Those hunting waterfowl should expect a challenge due to the lack of water at Table Mountian Habitat Management Area (WHMA), as there isn't any water available to fill the ponds, according to the Wyoming Game and Fish Department biologists.

Laramie Live logo
Get our free mobile app

Table Mountain WHMA is 15 miles southeast of Torrington. In 1962, the Wyoming Game and Fish Commission entered into a cooperative agreement with the U.S. Bureau of Land Management (BLM) to manage 1,716 acres of Canada goose habitat. Game and Fish have made many wetland improvements, resulting in one of the most important wetland areas in southeast Wyoming.

However, while the diversion pond is full, the remaining eight ponds at Table Mountain WHMA currently contain little to no water this year. Water for the Table Mountain ponds comes off Dry Creek which is a tributary of Horse Creek that flows onto the southwestern edge of the property. In a year with normal precipitation, 32-33 acre-feet flow through the Horse Creek drainage consistently. Yet, with the lack of rain, this year not as much water is flowing, with only 22 acre-feet coming in.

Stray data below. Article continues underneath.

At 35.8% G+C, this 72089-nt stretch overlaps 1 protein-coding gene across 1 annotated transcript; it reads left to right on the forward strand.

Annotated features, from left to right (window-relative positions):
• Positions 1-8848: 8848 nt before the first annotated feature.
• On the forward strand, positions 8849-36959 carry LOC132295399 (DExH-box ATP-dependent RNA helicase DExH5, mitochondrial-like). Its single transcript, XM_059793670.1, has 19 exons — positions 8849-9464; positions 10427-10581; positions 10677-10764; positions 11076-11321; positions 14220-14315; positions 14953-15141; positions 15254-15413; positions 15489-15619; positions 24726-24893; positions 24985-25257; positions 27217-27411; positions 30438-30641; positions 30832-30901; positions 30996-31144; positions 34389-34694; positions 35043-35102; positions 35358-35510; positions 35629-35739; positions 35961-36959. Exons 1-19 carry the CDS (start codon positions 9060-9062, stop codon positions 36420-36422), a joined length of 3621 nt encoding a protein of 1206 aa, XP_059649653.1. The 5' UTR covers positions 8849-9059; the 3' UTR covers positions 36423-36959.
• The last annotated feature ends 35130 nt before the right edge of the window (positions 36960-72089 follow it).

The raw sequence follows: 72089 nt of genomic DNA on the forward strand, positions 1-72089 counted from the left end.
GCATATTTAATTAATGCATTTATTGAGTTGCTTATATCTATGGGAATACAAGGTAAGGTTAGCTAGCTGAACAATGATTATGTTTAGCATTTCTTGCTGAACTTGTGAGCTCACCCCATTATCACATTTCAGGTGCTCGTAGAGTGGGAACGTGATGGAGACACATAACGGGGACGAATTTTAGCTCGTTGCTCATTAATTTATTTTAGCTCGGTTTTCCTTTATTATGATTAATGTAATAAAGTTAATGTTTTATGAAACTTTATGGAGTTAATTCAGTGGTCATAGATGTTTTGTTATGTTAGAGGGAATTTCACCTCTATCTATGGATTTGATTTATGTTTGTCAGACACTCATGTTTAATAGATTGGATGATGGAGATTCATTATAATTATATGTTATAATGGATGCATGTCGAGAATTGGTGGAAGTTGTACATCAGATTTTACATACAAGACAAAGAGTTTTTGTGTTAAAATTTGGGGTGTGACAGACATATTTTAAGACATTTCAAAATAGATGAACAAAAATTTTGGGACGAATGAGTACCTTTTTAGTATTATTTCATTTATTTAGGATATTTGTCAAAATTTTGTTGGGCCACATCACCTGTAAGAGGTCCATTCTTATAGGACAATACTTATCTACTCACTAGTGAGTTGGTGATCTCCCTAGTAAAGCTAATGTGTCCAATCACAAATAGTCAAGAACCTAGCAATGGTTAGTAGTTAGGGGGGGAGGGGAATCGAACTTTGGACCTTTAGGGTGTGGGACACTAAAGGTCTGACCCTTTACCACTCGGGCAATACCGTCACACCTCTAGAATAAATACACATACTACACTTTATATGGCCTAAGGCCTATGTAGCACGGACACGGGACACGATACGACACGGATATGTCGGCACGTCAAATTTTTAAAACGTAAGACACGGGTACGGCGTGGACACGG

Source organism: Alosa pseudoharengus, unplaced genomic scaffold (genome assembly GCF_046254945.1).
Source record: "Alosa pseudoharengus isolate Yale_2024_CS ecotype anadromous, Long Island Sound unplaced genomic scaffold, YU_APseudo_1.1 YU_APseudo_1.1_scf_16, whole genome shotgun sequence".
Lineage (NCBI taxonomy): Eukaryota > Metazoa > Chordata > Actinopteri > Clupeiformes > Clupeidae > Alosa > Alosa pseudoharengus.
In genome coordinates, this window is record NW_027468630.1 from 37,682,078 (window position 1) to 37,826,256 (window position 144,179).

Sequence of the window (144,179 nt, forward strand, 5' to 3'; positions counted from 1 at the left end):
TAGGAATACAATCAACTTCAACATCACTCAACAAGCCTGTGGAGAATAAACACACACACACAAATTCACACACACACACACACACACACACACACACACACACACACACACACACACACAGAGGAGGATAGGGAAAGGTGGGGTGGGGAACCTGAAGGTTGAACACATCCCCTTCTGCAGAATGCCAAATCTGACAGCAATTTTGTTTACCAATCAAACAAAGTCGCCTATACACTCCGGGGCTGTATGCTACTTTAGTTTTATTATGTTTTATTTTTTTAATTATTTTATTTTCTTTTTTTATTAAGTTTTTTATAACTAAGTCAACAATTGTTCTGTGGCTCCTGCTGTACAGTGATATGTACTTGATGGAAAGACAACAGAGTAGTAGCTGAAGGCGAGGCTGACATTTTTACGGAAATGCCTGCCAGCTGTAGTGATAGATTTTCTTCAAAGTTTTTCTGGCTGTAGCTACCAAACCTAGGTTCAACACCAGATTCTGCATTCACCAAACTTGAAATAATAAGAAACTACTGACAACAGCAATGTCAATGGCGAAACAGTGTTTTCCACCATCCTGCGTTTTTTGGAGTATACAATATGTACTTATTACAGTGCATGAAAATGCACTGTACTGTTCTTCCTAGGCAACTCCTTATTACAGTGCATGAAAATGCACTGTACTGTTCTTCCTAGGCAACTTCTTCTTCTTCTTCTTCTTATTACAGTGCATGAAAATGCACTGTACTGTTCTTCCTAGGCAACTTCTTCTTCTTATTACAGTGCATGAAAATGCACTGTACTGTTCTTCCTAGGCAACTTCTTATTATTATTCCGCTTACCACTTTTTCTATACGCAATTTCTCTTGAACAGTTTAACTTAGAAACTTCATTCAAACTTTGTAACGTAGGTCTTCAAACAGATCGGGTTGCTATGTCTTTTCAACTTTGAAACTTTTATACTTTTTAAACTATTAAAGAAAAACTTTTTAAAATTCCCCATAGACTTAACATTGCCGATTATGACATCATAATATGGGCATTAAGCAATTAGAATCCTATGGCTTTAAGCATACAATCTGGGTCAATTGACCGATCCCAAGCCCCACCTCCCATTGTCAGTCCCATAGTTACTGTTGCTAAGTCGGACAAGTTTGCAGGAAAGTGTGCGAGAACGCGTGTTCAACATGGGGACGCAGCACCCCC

As a result, waterfowl hunters will have limited opportunities at Table Mountain WHMA this season.


Rawhide WHMA is still open to hunting for waterfowl, and there are a few walk-in areas that provide field hunting as an option. Waterfowl hunters can also hunt at Bump Sullivan Reservoir, which is currently about half full.

Hunters are reminded that Pond #1 at Table Mountain WHMA and part of Springer Reservoir are closed to hunting, and Hawk Springs Reservoir closes Nov. 12 for waterfowl.

LOOK: Stunning animal photos from around the world

From grazing Tibetan antelope to migrating monarch butterflies, these 50 photos of wildlife around the world capture the staggering grace of the animal kingdom. The forthcoming gallery runs sequentially from air to land to water, and focuses on birds, land mammals, aquatic life, and insects as they work in pairs or groups, or sometimes all on their own.

LOOK: Here are the pets banned in each state

Because the regulation of exotic animals is left to states, some organizations, including The Humane Society of the United States, advocate for federal, standardized legislation that would ban owning large cats, bears, primates, and large poisonous snakes as pets.

Read on to see which pets are banned in your home state, as well as across the nation.

More From Laramie Live